Hospitalizations for COVID-19 have declined steadily in the past several days, and that trend is likely to continue, according to a health official with the Northeast Georgia Health System.
“The curve is starting to flatten out,” said Dr. John Delzell, vice president and incident commander for NGHS, adding that the peak has probably passed. “It looks like we’re on the downward side of it.”
NGHS has 281 COVID-positive patients as of Sept. 14. The health system had predicted that it would surpass its previous peak of 355 coronavirus hospitalizations in early September. After reaching a high of 333 on Sept. 9, however, cases have continued to decline.
A large reason for the decline is an “amazing” uptick in the number of patients being treated with monoclonal antibodies, Delzell said, most of whom end up recovering from the disease.
Hospitals have been able to administer thousands of doses in past weeks, he said, because the process now requires less time and resources. Previously, the antibodies had to be administered intravenously, which could take as long as three hours per patient. Now, the treatment can be given subcutaneously via injection. Additionally, the treatment is now more commonly given in primary care settings instead of emergency rooms.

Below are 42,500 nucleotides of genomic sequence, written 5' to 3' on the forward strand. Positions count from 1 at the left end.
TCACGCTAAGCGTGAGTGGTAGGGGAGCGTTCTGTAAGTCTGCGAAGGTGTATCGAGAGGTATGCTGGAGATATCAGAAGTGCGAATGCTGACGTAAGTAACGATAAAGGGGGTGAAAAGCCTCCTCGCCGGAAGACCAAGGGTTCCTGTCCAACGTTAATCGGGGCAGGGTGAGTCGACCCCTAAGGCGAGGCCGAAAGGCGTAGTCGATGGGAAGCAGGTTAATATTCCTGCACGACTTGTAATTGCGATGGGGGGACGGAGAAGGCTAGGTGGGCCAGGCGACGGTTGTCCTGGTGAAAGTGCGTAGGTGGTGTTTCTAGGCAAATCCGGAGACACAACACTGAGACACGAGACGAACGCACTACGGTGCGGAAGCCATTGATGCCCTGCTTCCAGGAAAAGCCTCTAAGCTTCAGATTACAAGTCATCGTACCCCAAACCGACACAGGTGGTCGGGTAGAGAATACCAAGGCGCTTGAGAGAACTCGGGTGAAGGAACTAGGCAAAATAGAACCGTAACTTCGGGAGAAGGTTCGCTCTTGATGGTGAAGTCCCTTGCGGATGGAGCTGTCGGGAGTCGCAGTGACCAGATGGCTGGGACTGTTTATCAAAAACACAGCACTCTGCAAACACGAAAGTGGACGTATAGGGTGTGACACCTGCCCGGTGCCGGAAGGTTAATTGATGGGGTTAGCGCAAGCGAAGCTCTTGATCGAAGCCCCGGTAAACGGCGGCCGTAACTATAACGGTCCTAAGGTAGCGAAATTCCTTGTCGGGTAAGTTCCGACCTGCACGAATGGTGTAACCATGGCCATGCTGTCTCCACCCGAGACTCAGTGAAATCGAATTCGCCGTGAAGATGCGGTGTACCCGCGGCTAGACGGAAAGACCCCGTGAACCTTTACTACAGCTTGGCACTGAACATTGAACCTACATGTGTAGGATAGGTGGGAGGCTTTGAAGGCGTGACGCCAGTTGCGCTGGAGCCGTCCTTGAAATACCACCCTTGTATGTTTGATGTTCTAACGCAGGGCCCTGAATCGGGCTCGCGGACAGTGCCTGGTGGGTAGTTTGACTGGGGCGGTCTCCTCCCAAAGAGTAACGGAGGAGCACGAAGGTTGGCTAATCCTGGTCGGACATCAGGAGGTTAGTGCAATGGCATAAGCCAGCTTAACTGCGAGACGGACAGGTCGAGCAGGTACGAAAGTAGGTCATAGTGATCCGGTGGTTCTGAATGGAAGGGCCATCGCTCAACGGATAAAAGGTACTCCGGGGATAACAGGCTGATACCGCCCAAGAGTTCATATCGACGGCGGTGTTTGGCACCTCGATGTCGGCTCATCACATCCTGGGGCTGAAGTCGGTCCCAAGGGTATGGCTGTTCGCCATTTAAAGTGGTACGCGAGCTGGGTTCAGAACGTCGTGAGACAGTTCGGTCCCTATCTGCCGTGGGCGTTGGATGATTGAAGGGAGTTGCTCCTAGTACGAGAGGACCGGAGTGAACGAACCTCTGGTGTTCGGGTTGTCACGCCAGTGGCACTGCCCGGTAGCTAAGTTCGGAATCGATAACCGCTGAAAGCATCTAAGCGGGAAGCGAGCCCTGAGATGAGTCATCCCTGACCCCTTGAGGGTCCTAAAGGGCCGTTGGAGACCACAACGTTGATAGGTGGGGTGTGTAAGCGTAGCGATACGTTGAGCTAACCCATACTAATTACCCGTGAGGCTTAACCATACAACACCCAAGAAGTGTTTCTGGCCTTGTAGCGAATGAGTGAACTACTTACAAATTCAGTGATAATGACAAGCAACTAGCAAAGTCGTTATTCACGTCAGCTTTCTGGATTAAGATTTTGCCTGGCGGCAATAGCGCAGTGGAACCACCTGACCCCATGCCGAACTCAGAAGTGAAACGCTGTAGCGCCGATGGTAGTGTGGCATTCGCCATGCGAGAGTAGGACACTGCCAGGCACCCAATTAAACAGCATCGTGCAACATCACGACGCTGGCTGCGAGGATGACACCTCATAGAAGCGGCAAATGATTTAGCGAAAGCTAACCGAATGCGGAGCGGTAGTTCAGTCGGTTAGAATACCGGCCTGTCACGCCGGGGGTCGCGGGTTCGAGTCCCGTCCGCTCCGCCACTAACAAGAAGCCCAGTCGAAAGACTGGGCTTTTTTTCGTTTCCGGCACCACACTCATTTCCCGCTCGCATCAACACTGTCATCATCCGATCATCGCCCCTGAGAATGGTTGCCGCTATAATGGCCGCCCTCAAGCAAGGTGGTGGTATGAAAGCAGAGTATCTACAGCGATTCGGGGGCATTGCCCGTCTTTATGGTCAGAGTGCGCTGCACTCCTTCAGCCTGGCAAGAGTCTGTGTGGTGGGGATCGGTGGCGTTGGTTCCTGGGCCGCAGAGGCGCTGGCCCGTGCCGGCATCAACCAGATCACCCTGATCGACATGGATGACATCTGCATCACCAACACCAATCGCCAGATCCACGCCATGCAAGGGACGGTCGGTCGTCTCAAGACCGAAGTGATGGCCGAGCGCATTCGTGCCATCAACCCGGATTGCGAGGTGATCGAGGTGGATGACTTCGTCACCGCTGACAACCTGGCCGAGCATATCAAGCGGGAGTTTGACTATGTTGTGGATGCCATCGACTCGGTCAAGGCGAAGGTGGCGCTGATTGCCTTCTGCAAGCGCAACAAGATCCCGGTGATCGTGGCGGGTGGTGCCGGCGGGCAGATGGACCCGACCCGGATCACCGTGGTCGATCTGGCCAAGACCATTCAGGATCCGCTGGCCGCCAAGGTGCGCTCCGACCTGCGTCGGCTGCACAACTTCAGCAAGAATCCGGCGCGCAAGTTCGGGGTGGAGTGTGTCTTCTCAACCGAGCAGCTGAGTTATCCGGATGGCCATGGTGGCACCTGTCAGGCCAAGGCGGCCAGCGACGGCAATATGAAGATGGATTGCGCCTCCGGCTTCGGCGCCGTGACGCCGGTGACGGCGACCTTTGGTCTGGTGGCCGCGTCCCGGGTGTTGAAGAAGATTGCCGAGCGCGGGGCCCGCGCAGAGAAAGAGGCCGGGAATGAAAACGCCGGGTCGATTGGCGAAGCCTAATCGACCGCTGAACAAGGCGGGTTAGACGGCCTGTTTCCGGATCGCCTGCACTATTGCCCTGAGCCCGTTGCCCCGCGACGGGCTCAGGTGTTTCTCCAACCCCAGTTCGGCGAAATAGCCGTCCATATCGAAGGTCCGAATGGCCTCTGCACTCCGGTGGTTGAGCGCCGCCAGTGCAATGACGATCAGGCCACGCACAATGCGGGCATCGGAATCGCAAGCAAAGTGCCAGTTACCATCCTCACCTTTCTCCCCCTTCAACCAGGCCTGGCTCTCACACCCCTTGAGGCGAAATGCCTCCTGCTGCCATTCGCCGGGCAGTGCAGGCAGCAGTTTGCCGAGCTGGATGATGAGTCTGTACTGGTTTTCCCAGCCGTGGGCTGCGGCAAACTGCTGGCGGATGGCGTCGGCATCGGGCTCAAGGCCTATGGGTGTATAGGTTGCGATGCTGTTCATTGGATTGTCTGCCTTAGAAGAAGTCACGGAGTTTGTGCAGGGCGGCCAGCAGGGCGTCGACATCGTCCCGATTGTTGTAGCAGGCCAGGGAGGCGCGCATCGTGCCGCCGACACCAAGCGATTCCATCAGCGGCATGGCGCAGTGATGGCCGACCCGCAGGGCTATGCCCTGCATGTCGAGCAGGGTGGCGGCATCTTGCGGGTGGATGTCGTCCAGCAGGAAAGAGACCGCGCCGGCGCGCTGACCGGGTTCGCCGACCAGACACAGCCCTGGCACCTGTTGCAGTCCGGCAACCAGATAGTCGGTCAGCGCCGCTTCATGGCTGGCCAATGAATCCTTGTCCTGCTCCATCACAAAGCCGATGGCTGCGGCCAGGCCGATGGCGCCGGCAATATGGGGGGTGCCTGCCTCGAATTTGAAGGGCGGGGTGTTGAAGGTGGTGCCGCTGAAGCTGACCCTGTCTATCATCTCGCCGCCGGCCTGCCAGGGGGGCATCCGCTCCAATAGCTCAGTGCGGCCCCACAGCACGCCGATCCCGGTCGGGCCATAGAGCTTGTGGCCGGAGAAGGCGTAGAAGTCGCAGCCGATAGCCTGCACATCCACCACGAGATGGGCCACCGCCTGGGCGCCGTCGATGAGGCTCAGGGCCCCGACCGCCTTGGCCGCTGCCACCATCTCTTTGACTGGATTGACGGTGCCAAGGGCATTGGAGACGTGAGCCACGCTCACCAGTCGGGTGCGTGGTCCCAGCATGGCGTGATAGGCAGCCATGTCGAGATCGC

Although the current wave may have crested, Delzell remains “cautiously optimistic.” Hospitals are still flooded with patients. A record number are currently intubated and the death rate hasn’t changed much, he said.
And while the positivity rate has gone down as well, Delzell said, Hall County is still in the “red” with a positivity rate of 21%, according to the most recent data from the Department of Public Health.
The Hall County School District is seeing a similar trend in the declining number of coronavirus cases. After nearly doubling its all-time infection record, the number of positive cases now stands at 194 as of Sept. 14, according to data posted on the district’s website. The previous record of 198 was set on Dec. 14, 2020. The number of schools requiring masks now is only one, down from a dozen about a week ago.
“The district is hopefully optimistic with the decrease in cases,” said district spokesman Stan Lewis. “We will continue to look at local data, in the community and in schools, knowing that we must be ready to pivot when necessary with regard to mitigation measures.”